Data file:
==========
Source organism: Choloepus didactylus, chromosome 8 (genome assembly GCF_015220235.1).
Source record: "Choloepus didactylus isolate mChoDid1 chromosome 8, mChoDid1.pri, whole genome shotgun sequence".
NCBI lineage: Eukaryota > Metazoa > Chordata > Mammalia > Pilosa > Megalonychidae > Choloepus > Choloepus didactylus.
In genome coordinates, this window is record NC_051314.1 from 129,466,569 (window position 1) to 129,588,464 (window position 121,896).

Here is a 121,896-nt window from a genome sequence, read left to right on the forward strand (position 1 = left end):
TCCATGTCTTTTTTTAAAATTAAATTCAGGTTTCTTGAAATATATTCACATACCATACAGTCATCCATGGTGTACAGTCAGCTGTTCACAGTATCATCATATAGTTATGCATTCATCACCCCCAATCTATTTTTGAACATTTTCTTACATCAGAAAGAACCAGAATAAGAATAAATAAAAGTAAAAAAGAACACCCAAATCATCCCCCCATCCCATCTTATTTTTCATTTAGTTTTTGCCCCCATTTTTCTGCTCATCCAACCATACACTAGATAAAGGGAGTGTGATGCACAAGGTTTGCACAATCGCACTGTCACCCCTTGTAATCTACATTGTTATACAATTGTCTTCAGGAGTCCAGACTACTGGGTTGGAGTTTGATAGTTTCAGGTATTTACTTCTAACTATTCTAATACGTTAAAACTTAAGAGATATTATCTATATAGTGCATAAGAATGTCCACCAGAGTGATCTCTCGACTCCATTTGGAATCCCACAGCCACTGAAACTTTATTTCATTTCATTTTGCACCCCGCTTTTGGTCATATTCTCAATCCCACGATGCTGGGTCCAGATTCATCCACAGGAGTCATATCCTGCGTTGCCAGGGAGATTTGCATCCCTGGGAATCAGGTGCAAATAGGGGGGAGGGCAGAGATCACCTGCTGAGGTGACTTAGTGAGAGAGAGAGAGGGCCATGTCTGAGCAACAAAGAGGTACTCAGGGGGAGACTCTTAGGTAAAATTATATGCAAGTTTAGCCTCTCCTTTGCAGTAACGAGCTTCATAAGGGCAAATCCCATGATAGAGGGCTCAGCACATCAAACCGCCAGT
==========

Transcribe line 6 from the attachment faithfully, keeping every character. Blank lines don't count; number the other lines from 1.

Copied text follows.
TCCATGTCTTTTTTTAAAATTAAATTCAGGTTTCTTGAAATATATTCACATACCATACAGTCATCCATGGTGTACAGTCAGCTGTTCACAGTATCATCATATAGTTATGCATTCATCACCCCCAATCTATTTTTGAACATTTTCTTACATCAGAAAGAACCAGAATAAGAATAAATAAAAGTAAAAAAGAACACCCAAATCATCCCCCCATCCCATCTTATTTTTCATTTAGTTTTTGCCCCCATTTTTCTGCTCATCCAACCATACACTAGATAAAGGGAGTGTGATGCACAAGGTTTGCACAATCGCACTGTCACCCCTTGTAATCTACATTGTTATACAATTGTCTTCAGGAGTCCAGACTACTGGGTTGGAGTTTGATAGTTTCAGGTATTTACTTCTAACTATTCTAATACGTTAAAACTTAAGAGATATTATCTATATAGTGCATAAGAATGTCCACCAGAGTGATCTCTCGACTCCATTTGGAATCCCACAGCCACTGAAACTTTATTTCATTTCATTTTGCACCCCGCTTTTGGTCATATTCTCAATCCCACGATGCTGGGTCCAGATTCATCCACAGGAGTCATATCCTGCGTTGCCAGGGAGATTTGCATCCCTGGGAATCAGGTGCAAATAGGGGGGAGGGCAGAGATCACCTGCTGAGGTGACTTAGTGAGAGAGAGAGAGGGCCATGTCTGAGCAACAAAGAGGTACTCAGGGGGAGACTCTTAGGTAAAATTATATGCAAGTTTAGCCTCTCCTTTGCAGTAACGAGCTTCATAAGGGCAAATCCCATGATAGAGGGCTCAGCACATCAAACCGCCAGT